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Murdoch's Word of the Week: Good Friday Agreement

The agreement reached in the multi-party negotiations in Belfast on 10th April 1998 and annexed to the agreement between the government of the United Kingdom of Great Britain and Northern Ireland and the government of Ireland and done on the same date. Also known as the Belfast Agreement or the British-Irish Agreement.

The agreement covers constitutional issues, human rights, issues of culture, economics and social, decommissioning, security, policing and justice, and prisoners.

It also comprises three strands as regard the creation of institutions: (a) strand one - the creation of an assembly of 108 members for Northern Ireland, elected by proportional representation, and with authority to pass primary legislation; (b) strand two - the establishment of a North-South Ministerial Council to develop consultation, co-operation and action within the island of Ireland on matters of mutual interest; (c) strand three - (i) the establishment of a British-Irish Council (also known as the Council of the Isles) to promote the harmonious and mutually beneficial development of the totality of relationships among the people of the islands of the UK and Ireland, and (ii) the establishment of a British-Irish Governmental Conference to promote bi-lateral co-operation at all levels on all matters of mutual interest.

There is provision for the creation of implementation bodies on a cross-border or all-island level. The agreement provides for the dropping of the Irish constitutional territorial claim to Northern Ireland and the reinforcement of the previously agreed position that a united Ireland can only happen if agreed by a majority of the people of Northern Ireland and if so agreed, both governments will give legislative effect to that decision.

Four supplemental agreements between the UK and Ireland were done in Dublin on 8th March 1999 in relation to the establishment of the North-South Council, the British-Irish Intergovernmental Conference, the British-Irish Council, and the Implementation Bodies.

These Implementation Bodies were established in 1999 to implement, on an all-island basis and cross-border basis, policies agreed by the North-South Council. The bodies are: Waterways Ireland; Food Safety Promotions Board; Trade and Business Body; Special EU Programme Body; An Foras Teanga (the North-South Language Body); the Foyle Carlingford and Irish Lights Commission: British-Irish Agreement Acts 1999 and (Amdt) 1999. See also British-Irish Agreement (Amendment) Act 2006.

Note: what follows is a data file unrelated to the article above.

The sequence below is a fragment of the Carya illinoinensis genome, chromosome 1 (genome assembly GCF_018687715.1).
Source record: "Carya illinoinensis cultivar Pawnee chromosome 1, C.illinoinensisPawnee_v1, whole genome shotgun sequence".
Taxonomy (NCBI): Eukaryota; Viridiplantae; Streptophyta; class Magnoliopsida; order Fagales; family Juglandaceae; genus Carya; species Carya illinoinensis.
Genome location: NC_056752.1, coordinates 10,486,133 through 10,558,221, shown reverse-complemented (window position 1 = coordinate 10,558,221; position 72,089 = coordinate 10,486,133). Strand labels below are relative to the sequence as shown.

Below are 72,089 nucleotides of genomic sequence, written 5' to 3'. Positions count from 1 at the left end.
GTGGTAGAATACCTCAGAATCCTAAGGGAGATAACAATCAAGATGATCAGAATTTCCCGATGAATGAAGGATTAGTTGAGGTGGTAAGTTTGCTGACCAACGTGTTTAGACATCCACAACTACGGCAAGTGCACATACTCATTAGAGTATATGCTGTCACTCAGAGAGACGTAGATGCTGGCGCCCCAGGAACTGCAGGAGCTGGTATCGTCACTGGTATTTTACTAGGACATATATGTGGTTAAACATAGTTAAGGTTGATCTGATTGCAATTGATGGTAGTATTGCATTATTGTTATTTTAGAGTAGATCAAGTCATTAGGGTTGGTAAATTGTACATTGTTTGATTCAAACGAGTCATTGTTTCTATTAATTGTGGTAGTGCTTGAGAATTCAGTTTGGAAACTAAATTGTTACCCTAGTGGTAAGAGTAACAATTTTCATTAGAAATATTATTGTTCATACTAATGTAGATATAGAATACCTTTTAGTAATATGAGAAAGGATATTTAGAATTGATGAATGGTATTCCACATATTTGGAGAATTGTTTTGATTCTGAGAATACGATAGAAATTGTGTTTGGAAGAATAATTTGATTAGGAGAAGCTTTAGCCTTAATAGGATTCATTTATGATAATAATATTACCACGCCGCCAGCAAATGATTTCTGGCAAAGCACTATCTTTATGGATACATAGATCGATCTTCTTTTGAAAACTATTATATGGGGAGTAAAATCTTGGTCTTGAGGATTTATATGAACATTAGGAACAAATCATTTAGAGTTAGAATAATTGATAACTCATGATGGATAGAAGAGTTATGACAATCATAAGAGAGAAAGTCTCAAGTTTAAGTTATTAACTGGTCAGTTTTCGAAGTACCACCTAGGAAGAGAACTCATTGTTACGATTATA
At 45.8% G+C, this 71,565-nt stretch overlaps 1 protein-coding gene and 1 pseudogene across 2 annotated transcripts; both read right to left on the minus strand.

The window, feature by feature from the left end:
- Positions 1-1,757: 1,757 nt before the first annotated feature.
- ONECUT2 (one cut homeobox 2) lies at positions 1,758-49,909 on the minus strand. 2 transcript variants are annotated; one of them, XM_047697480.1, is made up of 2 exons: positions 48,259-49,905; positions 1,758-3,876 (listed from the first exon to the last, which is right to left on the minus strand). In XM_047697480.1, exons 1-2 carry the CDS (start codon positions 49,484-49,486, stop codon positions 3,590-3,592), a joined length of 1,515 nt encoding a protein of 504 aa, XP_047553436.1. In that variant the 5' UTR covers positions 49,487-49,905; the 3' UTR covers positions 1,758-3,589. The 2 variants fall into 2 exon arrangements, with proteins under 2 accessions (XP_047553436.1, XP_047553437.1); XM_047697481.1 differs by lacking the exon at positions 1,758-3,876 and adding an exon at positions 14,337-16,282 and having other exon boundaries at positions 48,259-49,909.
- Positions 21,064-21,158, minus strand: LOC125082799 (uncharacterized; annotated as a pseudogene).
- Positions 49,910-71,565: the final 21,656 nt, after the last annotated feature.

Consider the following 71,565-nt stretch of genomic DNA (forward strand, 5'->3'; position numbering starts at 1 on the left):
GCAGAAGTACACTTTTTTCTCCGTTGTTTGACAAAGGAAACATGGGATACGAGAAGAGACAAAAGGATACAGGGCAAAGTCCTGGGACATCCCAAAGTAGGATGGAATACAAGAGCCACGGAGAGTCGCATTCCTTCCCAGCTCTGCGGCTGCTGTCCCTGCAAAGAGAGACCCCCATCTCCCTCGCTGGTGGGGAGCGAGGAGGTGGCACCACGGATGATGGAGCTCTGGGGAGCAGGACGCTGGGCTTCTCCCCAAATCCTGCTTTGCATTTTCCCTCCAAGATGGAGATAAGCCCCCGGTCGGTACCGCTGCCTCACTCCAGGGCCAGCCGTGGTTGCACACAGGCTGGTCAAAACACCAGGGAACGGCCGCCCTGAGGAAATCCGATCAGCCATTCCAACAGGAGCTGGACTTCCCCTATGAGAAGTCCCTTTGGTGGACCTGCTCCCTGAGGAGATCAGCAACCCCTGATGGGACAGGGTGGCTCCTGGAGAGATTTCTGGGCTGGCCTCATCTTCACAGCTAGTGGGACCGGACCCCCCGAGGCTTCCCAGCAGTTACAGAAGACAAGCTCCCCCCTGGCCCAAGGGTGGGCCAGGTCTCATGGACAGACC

The Good Friday Agreement was endorsed by the people in referenda held in both parts of the island of Ireland on 22nd May 1998. The amendments to the Irish Constitution arising from the Agreement were contingent on a declaration by the government that the State had become obliged to give effect to the amendments; this was delayed due to the delay in establishing the Assembly Executive, thereby necessitating the Declaration under Art.29.7 of the Constitution (Extension of Time) Act 1999. The declaration was made on 2nd December 1999: Iris Oifigiúil 7th December 1999.

There is no basis in law for the proposition that the Good Friday Agreement was incorporated in the domestic law of the State: O’Neill v Governor of Castlerea Prison [2004 SC] 2 ILRM 241.

All the institutions under the Good Friday Agreement were subsequently established. However, the Northern Ireland Assembly and Assembly Executive was temporarily suspended on 11th February 2000, pending a review, and in the meantime direct rule of Northern Ireland from London was re-imposed as from that date. The Assembly was subsequently restored as from 30th May 2000 following an IRA commitment to put its arms completely and verifiably beyond use.

Following a further suspension on 11th August 2001 and a restoration on 6th November 2001, the Northern Ireland Assembly and the power-sharing Executive were again suspended on 14th October 2002 and direct rule re-imposed because of a political crisis blamed on doubts about the republican movement’s commitment to exclusively democratic and non-violent means. This necessitated the British-Irish Agreement (Amdt) Act 2002 which enables the work of the North / South Implementation Bodies to continue, pending the restoration of the Northern Ireland Assembly. The Assembly was suspended from 14 October 2002 until 7 May 2007. As a result of the restoration of the Assembly, the 2002 Act has expired: SI No 218 of 2007. The Assembly was also suspended from 19th June 2008 until 27th November 2008.

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